These mediators are diverse in chemical composition and modes of action and account for many of the signs and symptoms of asthma. Their actions include bronchial smooth muscle constriction (histamine, LTC4, LTD4 and LTE4, PGF2a, PGD2, and PAF), mucosal edema (increased permeability, histamine, LTC4, LTD4, and PAF), vasodilation (PGD2 and PGE2), mucous plugging (histamine, hydroxyeicosatetraenoic [HETE] acids, and LTC4), inflammatory cell infiltrate (NCF, ECF-A, HETEs, LTB4, and PAF), and desquamation of epithelium (proteases and glycosidases, together with lysosomal enzymes and basic proteins derived from neutrophils and eosinophils). In chronic asthma, eventual airway remodeling is a consequence of these mediator effects. The cellular and mediator elements responsible for airway remodeling involve the anomalous interface between the airway epithelium and the underlying mesenchymal tissues. This process is highlighted by the induction of growth factors that encourage fibroblastic and smooth muscle proliferation and the deposition of matrix proteins, which cause the thickening of the airway wall linked to bronchial hyperresponsiveness and fixed airflow obstruction.4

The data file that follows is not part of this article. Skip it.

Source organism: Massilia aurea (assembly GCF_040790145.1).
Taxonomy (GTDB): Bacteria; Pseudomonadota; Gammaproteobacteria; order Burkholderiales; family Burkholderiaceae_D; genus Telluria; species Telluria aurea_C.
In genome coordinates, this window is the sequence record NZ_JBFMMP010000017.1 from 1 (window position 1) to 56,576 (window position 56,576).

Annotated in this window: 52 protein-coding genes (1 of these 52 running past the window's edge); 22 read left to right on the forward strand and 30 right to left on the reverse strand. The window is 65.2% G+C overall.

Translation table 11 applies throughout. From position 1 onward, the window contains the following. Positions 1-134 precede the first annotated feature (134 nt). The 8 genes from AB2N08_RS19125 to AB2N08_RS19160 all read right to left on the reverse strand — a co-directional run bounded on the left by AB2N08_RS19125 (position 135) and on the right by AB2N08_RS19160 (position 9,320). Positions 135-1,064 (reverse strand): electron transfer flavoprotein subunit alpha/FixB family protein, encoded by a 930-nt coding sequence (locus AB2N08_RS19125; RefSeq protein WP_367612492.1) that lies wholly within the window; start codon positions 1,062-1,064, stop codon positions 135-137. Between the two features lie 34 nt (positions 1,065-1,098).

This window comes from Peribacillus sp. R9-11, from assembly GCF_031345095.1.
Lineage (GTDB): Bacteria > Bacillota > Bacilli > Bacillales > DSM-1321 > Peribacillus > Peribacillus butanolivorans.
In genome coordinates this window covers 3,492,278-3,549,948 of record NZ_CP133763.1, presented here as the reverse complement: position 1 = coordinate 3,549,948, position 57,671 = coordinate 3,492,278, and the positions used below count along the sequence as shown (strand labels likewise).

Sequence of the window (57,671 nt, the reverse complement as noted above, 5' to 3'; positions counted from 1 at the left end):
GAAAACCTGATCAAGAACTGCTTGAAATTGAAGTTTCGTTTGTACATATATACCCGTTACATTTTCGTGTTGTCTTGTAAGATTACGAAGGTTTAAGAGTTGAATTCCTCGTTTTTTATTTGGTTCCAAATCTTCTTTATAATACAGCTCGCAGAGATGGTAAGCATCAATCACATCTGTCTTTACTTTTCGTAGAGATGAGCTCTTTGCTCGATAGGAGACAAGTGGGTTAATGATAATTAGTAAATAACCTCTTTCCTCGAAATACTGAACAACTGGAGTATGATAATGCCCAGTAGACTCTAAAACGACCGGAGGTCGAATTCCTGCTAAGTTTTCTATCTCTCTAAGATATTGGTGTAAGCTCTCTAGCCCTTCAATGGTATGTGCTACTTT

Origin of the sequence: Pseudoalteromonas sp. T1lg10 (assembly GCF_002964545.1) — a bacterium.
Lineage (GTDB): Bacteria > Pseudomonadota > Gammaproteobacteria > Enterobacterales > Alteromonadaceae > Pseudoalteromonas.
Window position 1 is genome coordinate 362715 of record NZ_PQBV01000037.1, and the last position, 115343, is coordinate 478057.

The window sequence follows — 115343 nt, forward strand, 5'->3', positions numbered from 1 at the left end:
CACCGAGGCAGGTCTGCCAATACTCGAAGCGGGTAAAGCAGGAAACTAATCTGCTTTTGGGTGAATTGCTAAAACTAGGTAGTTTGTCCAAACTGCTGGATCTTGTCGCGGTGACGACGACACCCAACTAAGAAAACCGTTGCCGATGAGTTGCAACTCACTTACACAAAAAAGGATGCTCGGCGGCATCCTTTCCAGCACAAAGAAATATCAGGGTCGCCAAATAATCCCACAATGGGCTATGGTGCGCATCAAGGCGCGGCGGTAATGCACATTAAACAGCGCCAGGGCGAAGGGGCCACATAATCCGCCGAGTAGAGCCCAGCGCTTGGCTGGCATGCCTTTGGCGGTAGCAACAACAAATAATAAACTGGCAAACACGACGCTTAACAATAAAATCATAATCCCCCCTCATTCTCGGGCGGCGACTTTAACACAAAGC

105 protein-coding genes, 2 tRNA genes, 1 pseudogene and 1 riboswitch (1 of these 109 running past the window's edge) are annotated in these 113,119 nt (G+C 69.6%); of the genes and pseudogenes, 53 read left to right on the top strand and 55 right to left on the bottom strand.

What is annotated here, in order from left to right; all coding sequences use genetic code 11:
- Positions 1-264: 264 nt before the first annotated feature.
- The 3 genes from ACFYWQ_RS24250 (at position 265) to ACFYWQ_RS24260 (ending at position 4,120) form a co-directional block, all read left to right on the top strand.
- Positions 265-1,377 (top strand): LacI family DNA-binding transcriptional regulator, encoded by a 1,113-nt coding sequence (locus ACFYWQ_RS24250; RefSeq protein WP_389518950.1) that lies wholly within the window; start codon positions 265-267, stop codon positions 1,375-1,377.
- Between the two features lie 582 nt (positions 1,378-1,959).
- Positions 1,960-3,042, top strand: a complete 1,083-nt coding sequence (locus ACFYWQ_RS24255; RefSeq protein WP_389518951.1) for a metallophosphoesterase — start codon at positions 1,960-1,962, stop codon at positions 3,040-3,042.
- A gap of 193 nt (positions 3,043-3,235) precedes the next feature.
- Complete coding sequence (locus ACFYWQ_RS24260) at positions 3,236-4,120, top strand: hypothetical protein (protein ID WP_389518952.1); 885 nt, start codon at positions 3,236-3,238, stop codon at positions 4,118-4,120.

Mild episodic asthma differs from moderate to severe sustained asthma in that the latter is largely dependent on a subacute/chronic inflammation of the bronchi with infiltration of eosinophils, neutrophils, and mononuclear cells, while episodic asthma is due primarily to bronchial smooth muscle contraction.
The most potent chemical mediators in asthma are the lipoxygenase products (i.e., leukotrienes) (Figure 147-1). The leukotrienes composing SRS-A (LTC4, LTD4, LTE4) are 1000 times more potent as stimulators of bronchial constriction than histamine. Researchers have observed that asthmatics have an imbalance in arachidonic acid metabolism, leading to a relative increase in lipoxygenase products.11 Platelets from asthmatic patients show a 40% decrease in cyclooxygenase-derived metabolites and a 70% increase in lipoxygenase products. This pathophysiologic alteration is further aggravated in “aspirin-induced asthma.” Aspirin and other nonsteroidal anti-inflammatory drugs (e.g., indomethacin, phenylbutazone) inhibit cyclooxygenase while promoting lipoxygenase.12,13 The net result is a shunting of arachidonic acid toward the lipoxygenase pathway and the production of excessive levels of leukotrienes.